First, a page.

Regarding Spare the Air Days
Original post made by 100% bicycle commuter, Barron Park, on Dec 25, 2013
Let me say up front that air pollution does not bother me personally. I am lucky to have good lungs. I probably accumulate long-term damage to my respiratory system at the same rate as most healthy people, so I have a few decades more before I notice anything amiss, if ever there is. I also don't have wood fires in my home, though I understand their attraction. And air pollution of this sort is not particularly bad for the environment at large. So I have no personal interest in the issue itself one way or the other.
Concerning type-2 comments. Look at a landmark on the horizon when the sun is near zenith on a sequence of days. On windy days, the landmark will be clear. On subsequent still days, especially when there is an inversion layer above us, the landmark grows increasingly smudged. Importantly, a blue sky above does not correlate with air quality; looking at a distant landmark is necessary. My observation has been that, if anything, SDs are not called frequently enough. My guess is the regulators maintain a higher threshold than they would like so SDs do not become too onerous.
Now for type-3 comments. Here Benjamin Franklin's oft-quoted observation is germane: "Those who would give up essential Liberty, to purchase a little temporary Safety, deserve neither Liberty nor Safety." The context of this quote, by the way, is quite interesting; it lends it some meaning that I think is not otherwise readily apparent; see Web Link . The two words "essential" and "temporary" are I think particularly relevant. Is burning wood an essential liberty? Is the benefit of not burning it only temporary?
I want to argue that, in fact, it is not giving up an essential liberty to comply with local regulations of air quality. (Certainly the safety is not just temporary.) Rather, we trade one benefit (burning wood) for another (cleaner air). That is the purpose of regulation in a society. We rank, by majority, the various goods we perceive to be possibly in our possession; recognizing that some goods conflict with each other, we then, according to the ranking (though the ranking is not always explicit), establish regulations to favor the better goods over the worse. We cannot have both wood fires regardless of weather and clean air, and we have, by majority, agreed that clean air is the better good.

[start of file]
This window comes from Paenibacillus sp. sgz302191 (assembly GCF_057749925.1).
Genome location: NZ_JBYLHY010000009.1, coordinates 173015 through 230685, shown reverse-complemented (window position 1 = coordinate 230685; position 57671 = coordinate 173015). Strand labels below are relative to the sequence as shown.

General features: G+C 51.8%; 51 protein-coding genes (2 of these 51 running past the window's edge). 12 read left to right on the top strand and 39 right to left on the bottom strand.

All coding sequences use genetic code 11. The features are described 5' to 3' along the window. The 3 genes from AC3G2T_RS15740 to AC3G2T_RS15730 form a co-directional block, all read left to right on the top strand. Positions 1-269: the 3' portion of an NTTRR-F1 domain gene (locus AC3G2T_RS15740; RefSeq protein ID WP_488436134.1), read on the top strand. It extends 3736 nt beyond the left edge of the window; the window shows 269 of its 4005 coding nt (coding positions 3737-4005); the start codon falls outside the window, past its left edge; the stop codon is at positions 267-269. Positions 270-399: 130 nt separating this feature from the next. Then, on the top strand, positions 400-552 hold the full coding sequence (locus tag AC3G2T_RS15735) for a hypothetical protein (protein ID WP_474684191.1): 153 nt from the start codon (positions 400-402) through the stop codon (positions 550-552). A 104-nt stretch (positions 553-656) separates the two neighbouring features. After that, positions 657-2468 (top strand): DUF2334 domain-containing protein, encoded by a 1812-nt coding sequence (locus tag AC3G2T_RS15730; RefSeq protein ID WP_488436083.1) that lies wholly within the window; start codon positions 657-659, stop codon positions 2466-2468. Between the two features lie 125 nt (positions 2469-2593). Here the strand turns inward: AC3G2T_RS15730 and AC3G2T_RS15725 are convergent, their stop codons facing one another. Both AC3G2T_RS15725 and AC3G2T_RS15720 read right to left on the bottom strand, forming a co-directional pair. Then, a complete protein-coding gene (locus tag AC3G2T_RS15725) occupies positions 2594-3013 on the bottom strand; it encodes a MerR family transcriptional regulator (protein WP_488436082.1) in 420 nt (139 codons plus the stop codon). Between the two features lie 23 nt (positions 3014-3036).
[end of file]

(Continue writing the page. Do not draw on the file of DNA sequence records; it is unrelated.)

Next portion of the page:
An interesting problem arises for the individual who disagrees with a particular regulation. If it is not enforced effectively (as SD is not), is there a good reason not to violate it? It depends on the regulation. I want to argue as follows. If the trade-off the regulation makes is clear and reasonable, and one simply disagrees with it (by ranking the traded goods oppositely of the majority), then it is reasonable to comply with the regulation anyway (I'll say more about this below). In contrast, if the trade-off is unreasonable (for example, because an essential liberty has been traded for a temporary safety), then there is good reason not merely to ignore it, but also to fight it as wrong. In the case of wood fires, one might prefer the fire to cleaner air. But one certainly must recognize that both are goods. So this is the type of regulation to which one reasonably must assent despite one's preference.
Why is it reasonable to comply with a regulation that is reasonable even if not preferred? Complying with regulations is part of being in a society. It is both a burden and a benefit. To violate a reasonable regulation is simultaneously to enjoy the benefits of society without bearing all of its burdens. If everyone violates reasonable regulations according to their preferences, then we no longer have a society, and so we no longer can enjoy the benefits of society. To be plain, if there is no society, then one no longer owns a house; anyone can take it by force, and if one has not sufficient defense, one has no recourse when the house is lost.
By the way, it's worth mentioning that we can in fact have fires going in our fireplaces on Spare the Air Days: just retrofit a gas fireplace. A bit of incense and one can have a nice aroma, too.
Happy holidays, all.
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Short story writers wanted!
The 31st Annual Palo Alto Weekly Short Story Contest is now accepting entries for Adult, Young Adult (15-17) and Teen (12-14) categories. Send us your short story (2,500 words or less) and entry form by April 13, 2017. First, Second and Third Place prizes awarded in each category.